The Deep Web, also known as the Darknet, Onionland or Tor Hidden Services, is created as a way for web surfers to explore the Internet and different websites without the fear of being tracked or spied on. This occurs through the usage of Onion links, or Onion url’s, which end in the .onion suffix These Tor Onion links are different than normal ones in that they can only be seen when running the Tor client. In other words, even if you know an Onion url, it does no good unless you are running Tor, as you will just get errors when you try to visit it. This is because of how the DNS is handled, and is also a great thing since it keeps you from connecting to Tor Onion sites transparently on accident!
As you might guess, because of the nature of Tor, it is a lot harder to find the sites you are looking for. To help with this, there is the Hidden Wiki, also known as the Deep Web Wiki. This is an editable wiki (much like you are undoubtedly familiar with) that contains a lot of Deepweb links. This helps by giving a central area for finding Tor Onion sites, and is like one massive Tor linklist.
If you create your own Tor Onion site, you can run it without the fear of it being shut down, due to the nature of how the system works. This allows you to host any type of content you wish without any fears, as long as you do so safely (for example, by not publicly sharing identifiable information). When you create a site, you will have a hard time getting traffic to it since nobody will know it exists. This is where the Onion list on the Hidden Wiki comes in, since it is the central place for finding the links for the Tor Deep Web.
To get to the Tor Hidden Wiki, simply load up Tor (the red box higher up on the page has the instructions) and head to the Hidden Wiki url: Tor Hidden Wiki. Once there, you will be able to see the various categories in which you can find all the Hidden Wiki links.
It is worth noting that while the Deep Web is created to be an anonymous area, it does not necessarily mean everything that goes on there is illegal. Many people just like to keep their privacy, and will use the Tor network, as well as the Tor links, to ensure that they are kept anonymous. You will find a lot of blogs, websites, forums, image boards and other sites while you explore the Hidden Wiki, so when you get there take it slow and do not get overwhelmed. Everything is organized pretty well, so being able to work out what you are interested in or not is pretty simple!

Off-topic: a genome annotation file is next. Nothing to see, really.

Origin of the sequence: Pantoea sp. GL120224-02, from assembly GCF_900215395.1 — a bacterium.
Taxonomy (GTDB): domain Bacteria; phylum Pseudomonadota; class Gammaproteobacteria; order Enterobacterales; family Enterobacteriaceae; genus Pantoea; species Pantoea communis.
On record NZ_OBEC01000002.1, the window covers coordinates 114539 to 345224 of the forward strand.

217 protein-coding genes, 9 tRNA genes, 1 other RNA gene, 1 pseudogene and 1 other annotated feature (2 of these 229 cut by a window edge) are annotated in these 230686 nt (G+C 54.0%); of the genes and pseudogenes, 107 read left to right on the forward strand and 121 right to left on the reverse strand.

At the same time that there are sites that are for regular activities, there are also some that are for more illicit ones. For example, there is Silkweb, which is a marketplace for dealing with drugs like weed/cannabis/hashish, LSD, heroin, cocaine and more. The transactions that occur on the site are seen as being secure, and since there is no way to shut it down or otherwise gain the information of the various visitors there is really no risk to visiting it, even if you do not end up using the site.
If you end up using Tor, just be sure that you follow the directions in our guide at the top of the site to ensure that you are staying safe and secure while you browse! Not doing this is just like throwing out your identity, and that depletes the entire purpose of the Tor network and what it is designed for.
Some sites, such as Silkroad, require registration before they can be used. You are safe to create these accounts but do not use any usernames that can trace back to you!
Also, it is worth mentioning that you can use the Tor browser to anonymously browse any site. It is not limited to just the Onion links, but rather anything at all. For example, you can use it when you check your regular email, go to forums, create accounts on different sites, etc. if you do not want everyone to know who you really are or where you are connecting from. In fact, once you get more familiar with how the Tor network works, you may prefer to do this with everything!
The down side to how Tor works is that because it skips you through so many different proxies, it can be quite slow at times. This is really hit-and-miss, though, and connecting at different times of the day is usually good enough to help fix this. In any case, the prospect of remaining anonymous and being able to visit what you want, when you want and without the risk of being spied on makes the sometimes slow connections bearable! While you are running Tor, you can always run your normal browser as well for anything you do not feel the need to remain anonymous on.